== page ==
Media archaeology and re-presencing the past

Vivian Sobchack, ‘Afterword : media archaeology and re-presencing the past’, pp.323-333, in:

Huhtamo, E., Parikka, J. (Eds.), 2011. Media archaeology: approaches, applications, and implications. University of California Press, Berkeley, Calif.


[…] this discourse of presence (a “presence in absence”) and its particularly concern with the past and the conditions under which it can be re-presenced (as well as historiographically communicated) are central to media archaeology.


At one extreme, presence is defined as the literal transhistorical (yet not ahistorical) transference relay of metonymic and material fragments or traces of the past through time to the “here and now” – where and when these can be activated and thus realised once again in our practical, operative, and sensual engagement with them. Not to be confused with a “naive realism,” this sense of presence emerges from the epistemological and sensual specifics (both material and structural) that are entailed not in theoretical or interpretive discourse but in operative (and necessarily corporeal) practice and knowledge – that is, in “performative acts of knowing, which focus on what is done rather than what is represented.” This view of presence certainly informs much of media archaeology.

This view also grounds the importance to most media archaeologists of handling, measuring, collecting, and focusing on these historical remainders primarily in the Heideggerian terms of techne, which in its own right, is a “revealing” that not only “brings forth” but also makes present.

At the other extreme, presence is defined as a consequential but illusory (and elusive) effect.

In the case of media archaeology, an overlooked media artefact (whether realised or only imagined and/or schematized) seems, once, both familiar and strange.


[…] this dissatisfaction with “representationalism” is where media archaeology and the essays in this volume part ways from the dominant philosophy and interpretive methodologies of film, television, and media studies.

It prefers to avoid or defer interpretive analyses and explanations as well as the kind of teleological emplotments demanded by realist historical representation, which is attempts to fill in the absences of the past with coherent – and metaphorical – narratives that substitute for their loss.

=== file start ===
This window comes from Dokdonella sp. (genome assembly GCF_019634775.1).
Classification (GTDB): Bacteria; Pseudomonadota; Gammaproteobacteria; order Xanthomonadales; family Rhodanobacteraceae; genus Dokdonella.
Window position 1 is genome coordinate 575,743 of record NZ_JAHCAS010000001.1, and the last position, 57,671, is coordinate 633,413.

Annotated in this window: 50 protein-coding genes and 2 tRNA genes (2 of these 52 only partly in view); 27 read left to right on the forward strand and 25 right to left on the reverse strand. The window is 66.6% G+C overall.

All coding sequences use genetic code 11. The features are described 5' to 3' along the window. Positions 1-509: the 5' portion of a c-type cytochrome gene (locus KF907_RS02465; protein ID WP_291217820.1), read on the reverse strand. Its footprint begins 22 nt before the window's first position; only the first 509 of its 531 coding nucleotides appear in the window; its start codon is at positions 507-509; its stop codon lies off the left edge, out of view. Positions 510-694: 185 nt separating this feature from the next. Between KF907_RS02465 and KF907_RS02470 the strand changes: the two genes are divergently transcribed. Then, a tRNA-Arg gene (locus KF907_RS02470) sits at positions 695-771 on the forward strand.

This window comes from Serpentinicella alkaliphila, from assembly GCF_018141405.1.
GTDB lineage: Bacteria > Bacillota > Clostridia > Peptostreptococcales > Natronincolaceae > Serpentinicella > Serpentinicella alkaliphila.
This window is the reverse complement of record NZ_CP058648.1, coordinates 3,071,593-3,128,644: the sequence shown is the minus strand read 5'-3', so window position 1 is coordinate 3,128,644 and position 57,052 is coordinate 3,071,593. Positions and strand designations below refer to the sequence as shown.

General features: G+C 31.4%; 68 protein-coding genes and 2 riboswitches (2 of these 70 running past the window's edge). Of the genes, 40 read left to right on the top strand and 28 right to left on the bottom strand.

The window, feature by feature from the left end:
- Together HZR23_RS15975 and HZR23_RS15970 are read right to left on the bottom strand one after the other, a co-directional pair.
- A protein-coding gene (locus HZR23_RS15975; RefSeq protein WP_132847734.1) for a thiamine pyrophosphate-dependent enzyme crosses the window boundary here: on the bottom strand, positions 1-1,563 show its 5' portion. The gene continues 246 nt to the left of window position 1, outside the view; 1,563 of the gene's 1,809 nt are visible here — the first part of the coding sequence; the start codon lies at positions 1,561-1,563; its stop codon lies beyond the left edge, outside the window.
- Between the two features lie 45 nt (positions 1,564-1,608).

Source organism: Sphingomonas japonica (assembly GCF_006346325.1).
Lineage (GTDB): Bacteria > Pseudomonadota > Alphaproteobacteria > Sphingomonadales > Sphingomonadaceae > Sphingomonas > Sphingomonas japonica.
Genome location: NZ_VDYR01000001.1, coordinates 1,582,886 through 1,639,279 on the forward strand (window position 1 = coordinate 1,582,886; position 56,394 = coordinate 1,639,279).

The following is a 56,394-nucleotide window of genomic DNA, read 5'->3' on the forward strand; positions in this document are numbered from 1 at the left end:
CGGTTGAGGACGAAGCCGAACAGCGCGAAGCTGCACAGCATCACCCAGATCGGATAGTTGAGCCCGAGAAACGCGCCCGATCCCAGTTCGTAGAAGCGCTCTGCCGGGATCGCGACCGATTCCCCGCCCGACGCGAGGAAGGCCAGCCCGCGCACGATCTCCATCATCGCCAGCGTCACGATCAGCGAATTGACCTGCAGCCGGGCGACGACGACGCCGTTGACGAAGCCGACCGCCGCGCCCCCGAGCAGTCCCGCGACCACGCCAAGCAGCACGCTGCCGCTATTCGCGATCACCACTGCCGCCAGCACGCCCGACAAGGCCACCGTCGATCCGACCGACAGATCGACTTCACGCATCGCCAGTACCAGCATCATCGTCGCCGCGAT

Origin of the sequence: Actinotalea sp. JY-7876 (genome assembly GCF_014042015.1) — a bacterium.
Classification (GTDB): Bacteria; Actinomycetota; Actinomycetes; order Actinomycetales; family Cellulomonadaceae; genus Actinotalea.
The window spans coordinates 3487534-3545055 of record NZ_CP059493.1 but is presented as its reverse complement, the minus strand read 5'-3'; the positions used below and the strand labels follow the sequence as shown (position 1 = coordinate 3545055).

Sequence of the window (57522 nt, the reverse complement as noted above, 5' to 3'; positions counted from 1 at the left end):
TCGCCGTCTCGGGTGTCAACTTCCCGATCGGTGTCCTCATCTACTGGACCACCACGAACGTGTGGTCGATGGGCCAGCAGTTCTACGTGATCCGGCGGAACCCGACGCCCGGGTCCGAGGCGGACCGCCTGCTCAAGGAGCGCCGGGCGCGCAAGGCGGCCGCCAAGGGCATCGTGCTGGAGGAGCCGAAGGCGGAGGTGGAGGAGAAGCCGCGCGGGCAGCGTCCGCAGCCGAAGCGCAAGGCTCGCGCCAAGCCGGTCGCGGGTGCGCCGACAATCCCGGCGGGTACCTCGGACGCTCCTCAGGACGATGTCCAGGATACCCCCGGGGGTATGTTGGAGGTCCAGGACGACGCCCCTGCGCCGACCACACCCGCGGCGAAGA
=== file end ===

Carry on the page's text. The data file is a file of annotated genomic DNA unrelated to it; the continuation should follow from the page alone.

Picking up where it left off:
Practically, of course, communicating presence through language will always entail some degree of connotation and interpretation.


Philosophically and methodologically, however, the desire for presence (as well as its actual upsurge in the process of research) calls forth a new kind of methodology – and a new kind of historiography.


Empirical and materialist, emphasising qualitative and often quantitative description, this new methodology emphasises the “thinginess” of things and entails not interpretive “reading” or cultural “analysis” but closely looking at and, when possible, touching, operating, and performing the object of study. Historiography is also transformed –conceived and written[…] not in narrativised acts of interpretation that impose a comprehensive vision on the world but rather in narrated acts of discovery and description that open up our senses as well as intellect to the world – and, particularly to its constant discontinuities, its always marvellous “otherness” from the way we would think it.

[…] the metalevel grounding of media archaeology in all its diversity is located in a desire for, and belief in, the possibility of historical presence as summarised above.


[…] I would argue that media archaeology – ideologically, and in terms of its liberal alliances and differences from the disciplined disciplines of history, film and media studies, and cultural studies – retains its anarchic status as undisciplined: committed, that is, to discourse of presence (whenever Romantic or Satiric) that poses a major challenge to these disciplines’ epistemic norms and established values.